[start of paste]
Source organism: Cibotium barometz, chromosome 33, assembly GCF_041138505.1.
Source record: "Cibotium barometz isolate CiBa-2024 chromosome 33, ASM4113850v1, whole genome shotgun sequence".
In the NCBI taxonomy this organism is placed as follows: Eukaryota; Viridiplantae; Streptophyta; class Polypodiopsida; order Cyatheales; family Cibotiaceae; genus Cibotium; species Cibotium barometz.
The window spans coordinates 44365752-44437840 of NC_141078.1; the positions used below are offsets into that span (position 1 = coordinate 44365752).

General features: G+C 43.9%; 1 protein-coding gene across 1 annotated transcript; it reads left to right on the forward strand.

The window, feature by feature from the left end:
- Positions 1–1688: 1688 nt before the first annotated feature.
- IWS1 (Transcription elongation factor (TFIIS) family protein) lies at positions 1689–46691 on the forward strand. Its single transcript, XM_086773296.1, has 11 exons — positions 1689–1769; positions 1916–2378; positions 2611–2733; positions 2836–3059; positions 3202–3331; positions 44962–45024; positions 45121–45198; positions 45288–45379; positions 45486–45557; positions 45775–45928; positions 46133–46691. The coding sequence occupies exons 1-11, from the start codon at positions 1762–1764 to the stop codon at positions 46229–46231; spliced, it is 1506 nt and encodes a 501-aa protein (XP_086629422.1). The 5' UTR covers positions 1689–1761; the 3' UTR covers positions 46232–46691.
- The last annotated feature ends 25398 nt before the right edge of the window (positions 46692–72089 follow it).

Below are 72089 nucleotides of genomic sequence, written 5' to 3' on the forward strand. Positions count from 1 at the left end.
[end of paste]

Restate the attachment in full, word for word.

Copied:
Source organism: Cibotium barometz, chromosome 33, assembly GCF_041138505.1.
Source record: "Cibotium barometz isolate CiBa-2024 chromosome 33, ASM4113850v1, whole genome shotgun sequence".
In the NCBI taxonomy this organism is placed as follows: Eukaryota; Viridiplantae; Streptophyta; class Polypodiopsida; order Cyatheales; family Cibotiaceae; genus Cibotium; species Cibotium barometz.
The window spans coordinates 44365752-44437840 of NC_141078.1; the positions used below are offsets into that span (position 1 = coordinate 44365752).

General features: G+C 43.9%; 1 protein-coding gene across 1 annotated transcript; it reads left to right on the forward strand.

The window, feature by feature from the left end:
- Positions 1–1688: 1688 nt before the first annotated feature.
- IWS1 (Transcription elongation factor (TFIIS) family protein) lies at positions 1689–46691 on the forward strand. Its single transcript, XM_086773296.1, has 11 exons — positions 1689–1769; positions 1916–2378; positions 2611–2733; positions 2836–3059; positions 3202–3331; positions 44962–45024; positions 45121–45198; positions 45288–45379; positions 45486–45557; positions 45775–45928; positions 46133–46691. The coding sequence occupies exons 1-11, from the start codon at positions 1762–1764 to the stop codon at positions 46229–46231; spliced, it is 1506 nt and encodes a 501-aa protein (XP_086629422.1). The 5' UTR covers positions 1689–1761; the 3' UTR covers positions 46232–46691.
- The last annotated feature ends 25398 nt before the right edge of the window (positions 46692–72089 follow it).

Below are 72089 nucleotides of genomic sequence, written 5' to 3' on the forward strand. Positions count from 1 at the left end.